Edited by Ron Green (see edit history)
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I have been stopped for the same reason a number of times including twice in the same day once in Massachusetts. The Truck is an F-350 pulling a 22-foot x 7.5-foot tall enclosed trailer. I will not haul a car long distance anymore w/out proof of ownership because, if they choose to, they can make you park the whole rig on the spot until the matter is straightened out to their satisfaction.

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I got stopped because my race sponsor wanted his advertising on my race trailer.

State cop called it a 'financial endeavor' and said I should have a CDL, Health certificate, DOT number and a bunch of other crap. He weighed me and found that part to be legal. No ticket just a verbal.

I went home and pulled the sponsors name from the trailer. A race car on an open trailer is a whole other can of worms.

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What a bunch of cr*ap. Been towing my toys for over for 30 years to tours all over the country. Never a problem not even in California with a Great Race car on an open trailer full of signage. Have towed with a van, SUV and a Motorhome. Just a private person enjoying our hobby.

I'd be really mad too if some Barney Fife stopped me.

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For those of you interested, please check the following website; www.fmcsa.dot.gov.There are several EXEMPTIONS to the DOT NUMBER rule.When you log on to this website,scroll down to section 390 -"FEDERAL MOTOR CARRIER SAFETY REGULATIONS; GENERAL". 390.3(F) lists the EXEMPTIONS.It might be a GOOD idea to print the regulations and keep a copy with you to show an officer.The officer is counting on you NOT knowing the regulations!

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For those of you interested, please check the following website; www.fmcsa.dot.gov.There are several EXEMPTIONS to the DOT NUMBER rule.When you log on to this website,scroll down to section 390 -"FEDERAL MOTOR CARRIER SAFETY REGULATIONS; GENERAL". 390.3(F) lists the EXEMPTIONS.It might be a GOOD idea to print the regulations and keep a copy with you to show an officer.The officer is counting on you NOT knowing the regulations!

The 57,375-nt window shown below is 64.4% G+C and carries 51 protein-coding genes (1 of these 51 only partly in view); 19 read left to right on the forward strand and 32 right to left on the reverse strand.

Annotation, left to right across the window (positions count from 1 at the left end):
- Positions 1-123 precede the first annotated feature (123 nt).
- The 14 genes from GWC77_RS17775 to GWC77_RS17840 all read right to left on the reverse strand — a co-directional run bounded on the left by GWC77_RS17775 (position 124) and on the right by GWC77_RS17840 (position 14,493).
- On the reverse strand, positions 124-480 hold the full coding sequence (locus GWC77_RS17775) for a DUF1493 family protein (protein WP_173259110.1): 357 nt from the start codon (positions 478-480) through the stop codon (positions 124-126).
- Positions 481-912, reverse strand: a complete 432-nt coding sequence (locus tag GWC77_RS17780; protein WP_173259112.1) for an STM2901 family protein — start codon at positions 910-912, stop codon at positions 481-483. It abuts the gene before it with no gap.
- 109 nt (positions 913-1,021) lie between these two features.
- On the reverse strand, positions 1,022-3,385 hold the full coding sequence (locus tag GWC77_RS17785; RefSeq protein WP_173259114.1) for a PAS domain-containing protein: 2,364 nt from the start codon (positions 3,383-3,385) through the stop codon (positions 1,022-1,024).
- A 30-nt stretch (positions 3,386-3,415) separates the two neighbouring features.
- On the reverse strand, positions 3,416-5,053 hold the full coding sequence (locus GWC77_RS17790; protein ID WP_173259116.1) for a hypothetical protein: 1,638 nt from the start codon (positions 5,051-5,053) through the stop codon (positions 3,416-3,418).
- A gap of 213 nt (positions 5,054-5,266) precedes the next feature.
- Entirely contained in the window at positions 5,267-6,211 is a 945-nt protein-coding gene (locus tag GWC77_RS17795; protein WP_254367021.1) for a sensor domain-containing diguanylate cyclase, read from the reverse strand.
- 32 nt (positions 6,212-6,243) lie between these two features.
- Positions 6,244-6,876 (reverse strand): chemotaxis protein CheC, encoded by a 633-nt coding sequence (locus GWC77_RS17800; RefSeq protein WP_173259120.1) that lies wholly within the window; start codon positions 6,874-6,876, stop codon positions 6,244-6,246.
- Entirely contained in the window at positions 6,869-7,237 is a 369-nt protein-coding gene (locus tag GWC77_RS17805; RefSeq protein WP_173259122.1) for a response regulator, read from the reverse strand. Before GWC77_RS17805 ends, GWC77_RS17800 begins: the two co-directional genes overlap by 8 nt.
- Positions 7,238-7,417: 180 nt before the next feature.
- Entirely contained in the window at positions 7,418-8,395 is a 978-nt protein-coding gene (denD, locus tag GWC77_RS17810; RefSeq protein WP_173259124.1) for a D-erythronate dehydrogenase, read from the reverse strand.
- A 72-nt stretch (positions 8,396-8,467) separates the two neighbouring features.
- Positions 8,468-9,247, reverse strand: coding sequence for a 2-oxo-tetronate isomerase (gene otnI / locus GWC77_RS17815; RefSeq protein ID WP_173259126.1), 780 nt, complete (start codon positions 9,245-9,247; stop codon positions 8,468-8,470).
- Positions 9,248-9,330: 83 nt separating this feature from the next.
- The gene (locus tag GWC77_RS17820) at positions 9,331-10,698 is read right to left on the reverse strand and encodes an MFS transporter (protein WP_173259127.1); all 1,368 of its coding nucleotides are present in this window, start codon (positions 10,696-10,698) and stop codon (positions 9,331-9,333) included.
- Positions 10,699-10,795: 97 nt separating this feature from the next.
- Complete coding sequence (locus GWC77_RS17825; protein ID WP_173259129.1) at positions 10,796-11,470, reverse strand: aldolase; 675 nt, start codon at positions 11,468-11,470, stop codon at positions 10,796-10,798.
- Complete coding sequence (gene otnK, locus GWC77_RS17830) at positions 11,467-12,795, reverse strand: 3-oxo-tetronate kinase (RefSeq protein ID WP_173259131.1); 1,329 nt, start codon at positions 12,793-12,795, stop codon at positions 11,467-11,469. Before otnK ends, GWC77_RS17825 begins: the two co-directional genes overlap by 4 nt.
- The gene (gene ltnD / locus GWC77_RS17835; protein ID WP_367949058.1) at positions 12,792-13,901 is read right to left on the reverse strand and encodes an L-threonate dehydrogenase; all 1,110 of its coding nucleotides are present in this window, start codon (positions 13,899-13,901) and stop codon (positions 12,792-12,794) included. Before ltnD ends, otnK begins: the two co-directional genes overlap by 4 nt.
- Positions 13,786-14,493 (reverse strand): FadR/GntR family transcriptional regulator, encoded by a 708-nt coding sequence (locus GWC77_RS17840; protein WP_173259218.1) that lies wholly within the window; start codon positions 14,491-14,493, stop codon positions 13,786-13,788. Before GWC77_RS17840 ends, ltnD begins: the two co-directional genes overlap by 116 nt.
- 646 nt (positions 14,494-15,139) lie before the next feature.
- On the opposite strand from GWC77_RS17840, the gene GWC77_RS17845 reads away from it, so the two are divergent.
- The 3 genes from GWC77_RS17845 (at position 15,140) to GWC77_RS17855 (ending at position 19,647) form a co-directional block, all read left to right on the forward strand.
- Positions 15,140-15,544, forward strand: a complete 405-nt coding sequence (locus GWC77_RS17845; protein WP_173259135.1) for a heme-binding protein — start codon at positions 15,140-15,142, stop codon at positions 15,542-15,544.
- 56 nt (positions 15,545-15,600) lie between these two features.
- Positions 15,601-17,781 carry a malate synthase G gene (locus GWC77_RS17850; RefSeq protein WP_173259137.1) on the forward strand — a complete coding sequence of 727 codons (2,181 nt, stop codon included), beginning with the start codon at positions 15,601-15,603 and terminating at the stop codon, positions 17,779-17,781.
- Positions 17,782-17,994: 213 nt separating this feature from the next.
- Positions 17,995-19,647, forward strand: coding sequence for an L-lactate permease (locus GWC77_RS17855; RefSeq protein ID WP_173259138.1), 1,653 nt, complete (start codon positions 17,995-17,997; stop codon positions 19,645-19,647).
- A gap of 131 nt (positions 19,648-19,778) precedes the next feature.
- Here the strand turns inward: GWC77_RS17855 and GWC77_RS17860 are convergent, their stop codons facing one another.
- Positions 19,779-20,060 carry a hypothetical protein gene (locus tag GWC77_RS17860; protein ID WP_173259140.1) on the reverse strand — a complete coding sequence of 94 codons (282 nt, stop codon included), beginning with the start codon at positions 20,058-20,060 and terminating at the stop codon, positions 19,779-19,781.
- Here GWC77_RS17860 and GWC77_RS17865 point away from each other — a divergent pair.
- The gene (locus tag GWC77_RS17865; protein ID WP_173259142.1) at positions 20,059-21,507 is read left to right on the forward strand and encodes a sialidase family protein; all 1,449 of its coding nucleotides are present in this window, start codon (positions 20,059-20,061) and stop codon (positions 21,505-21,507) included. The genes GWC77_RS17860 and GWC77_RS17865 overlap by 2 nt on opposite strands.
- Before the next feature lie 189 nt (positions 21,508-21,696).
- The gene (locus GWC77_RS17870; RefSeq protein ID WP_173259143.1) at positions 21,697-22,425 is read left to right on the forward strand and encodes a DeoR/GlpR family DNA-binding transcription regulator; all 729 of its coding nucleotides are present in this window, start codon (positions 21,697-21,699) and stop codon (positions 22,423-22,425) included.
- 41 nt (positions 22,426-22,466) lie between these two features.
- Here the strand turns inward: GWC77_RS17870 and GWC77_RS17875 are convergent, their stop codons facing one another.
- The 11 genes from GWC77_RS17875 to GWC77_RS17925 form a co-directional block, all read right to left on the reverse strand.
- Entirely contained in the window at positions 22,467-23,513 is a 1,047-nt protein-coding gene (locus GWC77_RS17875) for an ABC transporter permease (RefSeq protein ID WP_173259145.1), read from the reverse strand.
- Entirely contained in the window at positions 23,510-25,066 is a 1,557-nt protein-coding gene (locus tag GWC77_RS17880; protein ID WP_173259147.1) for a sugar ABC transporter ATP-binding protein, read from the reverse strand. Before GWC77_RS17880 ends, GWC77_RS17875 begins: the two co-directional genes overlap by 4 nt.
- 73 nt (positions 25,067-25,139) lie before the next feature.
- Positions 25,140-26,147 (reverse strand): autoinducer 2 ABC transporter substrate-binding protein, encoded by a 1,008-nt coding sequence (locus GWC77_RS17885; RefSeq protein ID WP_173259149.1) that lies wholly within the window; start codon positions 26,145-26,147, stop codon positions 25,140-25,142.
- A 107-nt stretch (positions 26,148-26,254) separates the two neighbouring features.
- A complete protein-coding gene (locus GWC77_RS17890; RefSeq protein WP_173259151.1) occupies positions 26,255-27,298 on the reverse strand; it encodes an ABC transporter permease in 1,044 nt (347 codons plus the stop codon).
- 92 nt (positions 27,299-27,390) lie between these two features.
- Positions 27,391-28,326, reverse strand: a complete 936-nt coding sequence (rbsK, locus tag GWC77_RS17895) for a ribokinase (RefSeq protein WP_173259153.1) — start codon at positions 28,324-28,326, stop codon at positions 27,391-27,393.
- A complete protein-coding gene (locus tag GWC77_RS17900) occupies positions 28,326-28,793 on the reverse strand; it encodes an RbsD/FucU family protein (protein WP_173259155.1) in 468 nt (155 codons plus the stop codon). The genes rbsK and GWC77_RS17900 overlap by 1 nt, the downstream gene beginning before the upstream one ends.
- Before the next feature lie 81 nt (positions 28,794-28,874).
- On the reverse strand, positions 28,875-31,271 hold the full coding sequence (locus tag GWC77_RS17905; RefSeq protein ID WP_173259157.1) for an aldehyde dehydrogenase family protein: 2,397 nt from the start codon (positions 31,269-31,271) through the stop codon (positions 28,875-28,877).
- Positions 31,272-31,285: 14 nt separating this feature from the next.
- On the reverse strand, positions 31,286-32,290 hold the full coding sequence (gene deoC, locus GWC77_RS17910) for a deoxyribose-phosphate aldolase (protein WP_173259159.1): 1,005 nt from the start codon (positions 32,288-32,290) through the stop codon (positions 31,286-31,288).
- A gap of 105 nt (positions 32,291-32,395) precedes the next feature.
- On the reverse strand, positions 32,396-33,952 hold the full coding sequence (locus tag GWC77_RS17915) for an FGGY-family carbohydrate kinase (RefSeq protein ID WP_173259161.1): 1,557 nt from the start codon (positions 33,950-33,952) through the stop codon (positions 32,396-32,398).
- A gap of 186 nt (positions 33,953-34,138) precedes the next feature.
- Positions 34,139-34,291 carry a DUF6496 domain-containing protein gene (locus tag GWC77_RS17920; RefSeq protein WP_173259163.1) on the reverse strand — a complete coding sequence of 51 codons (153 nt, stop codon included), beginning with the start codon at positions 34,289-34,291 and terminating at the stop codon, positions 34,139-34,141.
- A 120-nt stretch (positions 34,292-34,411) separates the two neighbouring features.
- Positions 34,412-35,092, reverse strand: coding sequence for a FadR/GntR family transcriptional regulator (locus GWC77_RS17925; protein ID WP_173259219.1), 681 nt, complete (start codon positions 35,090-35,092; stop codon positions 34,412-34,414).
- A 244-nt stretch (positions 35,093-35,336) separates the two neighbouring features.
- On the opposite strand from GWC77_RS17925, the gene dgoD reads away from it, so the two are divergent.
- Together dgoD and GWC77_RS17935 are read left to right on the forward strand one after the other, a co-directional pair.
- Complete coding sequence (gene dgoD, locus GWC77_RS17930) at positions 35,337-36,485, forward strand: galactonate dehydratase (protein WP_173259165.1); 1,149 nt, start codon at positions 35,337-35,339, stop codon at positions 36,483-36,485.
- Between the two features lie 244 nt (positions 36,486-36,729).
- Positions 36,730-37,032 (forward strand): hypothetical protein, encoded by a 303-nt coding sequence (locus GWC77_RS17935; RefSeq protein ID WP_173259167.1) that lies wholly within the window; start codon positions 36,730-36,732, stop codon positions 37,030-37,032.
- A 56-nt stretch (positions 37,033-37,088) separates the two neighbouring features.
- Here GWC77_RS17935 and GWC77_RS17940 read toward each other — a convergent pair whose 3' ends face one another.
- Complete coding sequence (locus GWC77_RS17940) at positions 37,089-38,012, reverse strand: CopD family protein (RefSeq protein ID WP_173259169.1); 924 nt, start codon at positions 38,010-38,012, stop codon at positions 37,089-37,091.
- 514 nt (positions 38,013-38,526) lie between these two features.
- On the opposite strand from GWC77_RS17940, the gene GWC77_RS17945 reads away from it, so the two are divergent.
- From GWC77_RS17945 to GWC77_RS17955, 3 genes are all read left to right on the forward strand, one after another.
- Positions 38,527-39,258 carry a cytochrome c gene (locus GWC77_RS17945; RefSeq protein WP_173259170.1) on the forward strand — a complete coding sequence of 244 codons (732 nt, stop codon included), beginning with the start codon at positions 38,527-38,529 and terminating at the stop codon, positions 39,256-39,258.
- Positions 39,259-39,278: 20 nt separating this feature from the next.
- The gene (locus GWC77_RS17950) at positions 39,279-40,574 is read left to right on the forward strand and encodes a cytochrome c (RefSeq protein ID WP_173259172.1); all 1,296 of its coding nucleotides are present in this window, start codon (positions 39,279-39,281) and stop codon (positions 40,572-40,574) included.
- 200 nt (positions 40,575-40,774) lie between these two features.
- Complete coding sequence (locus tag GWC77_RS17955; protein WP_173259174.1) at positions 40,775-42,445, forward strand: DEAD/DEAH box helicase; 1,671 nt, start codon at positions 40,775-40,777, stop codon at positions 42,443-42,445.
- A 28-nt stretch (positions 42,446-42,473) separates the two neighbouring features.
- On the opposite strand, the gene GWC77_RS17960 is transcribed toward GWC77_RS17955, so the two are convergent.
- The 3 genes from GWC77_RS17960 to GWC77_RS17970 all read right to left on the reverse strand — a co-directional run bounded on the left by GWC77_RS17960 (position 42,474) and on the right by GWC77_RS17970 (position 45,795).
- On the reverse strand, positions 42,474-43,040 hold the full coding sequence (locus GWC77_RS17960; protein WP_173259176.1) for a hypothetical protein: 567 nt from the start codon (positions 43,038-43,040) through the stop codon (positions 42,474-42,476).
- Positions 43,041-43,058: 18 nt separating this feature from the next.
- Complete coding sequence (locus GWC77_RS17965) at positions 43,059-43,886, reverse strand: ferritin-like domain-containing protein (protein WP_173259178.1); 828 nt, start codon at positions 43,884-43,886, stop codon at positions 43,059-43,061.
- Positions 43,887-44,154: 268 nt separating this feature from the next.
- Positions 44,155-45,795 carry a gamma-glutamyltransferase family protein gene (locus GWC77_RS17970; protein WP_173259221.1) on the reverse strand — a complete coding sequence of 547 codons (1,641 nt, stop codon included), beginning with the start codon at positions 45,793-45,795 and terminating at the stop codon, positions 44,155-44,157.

My guess is you are referring to: "The occasional transportation of personal property by individuals not for compensation nor in the furtherance of a commercial enterprise;"

Looks like a more direct link would be: http://www.fmcsa.dot.gov/regulations/title49/section/390.3

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I'd think the easiest way to prove the personal property part is to have a copy (not the original) of the title in your name, of the vehicle that's in/on the trailer.

This is a real eye opener to me, I've towed all over and never had an issue, but will be prepared from now on.....

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Actually you do not have to show any proof of anything when pulled over unless you were pulled over for a violation like speeding or not using a turn signal. Police are not allowed to go fishing for violations. If you get pulled over you do not have to give any information at all to the police unless you are being cited for a violation.

As stated police are doing more fishing now days things like sobriety check points are popping up all over. Just tell them you are not giving any info to them and be on your way. I have a go pro mounted and turned on whenever I travel.

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Race cars don't have titles or insurance.

And I am sure that some loads that our old car kind of people haul don't either.

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I have reached out to my contact at Penndot and asked for an official explanation. I will post here as soon as it is received but I will not be in the office for several days. I use to tow a 43' custom trailer with a one ton pick up. I was only stopped a couple of times in the 30 years I have towed and it seems to me that DOT officials in different states do not always understand the law themselves. Sometimes these regulations go on the books and no one knows about them. While towing the big rig thru WV a trooper told me that I had to go thru weigh station and when I did they were upset that I did!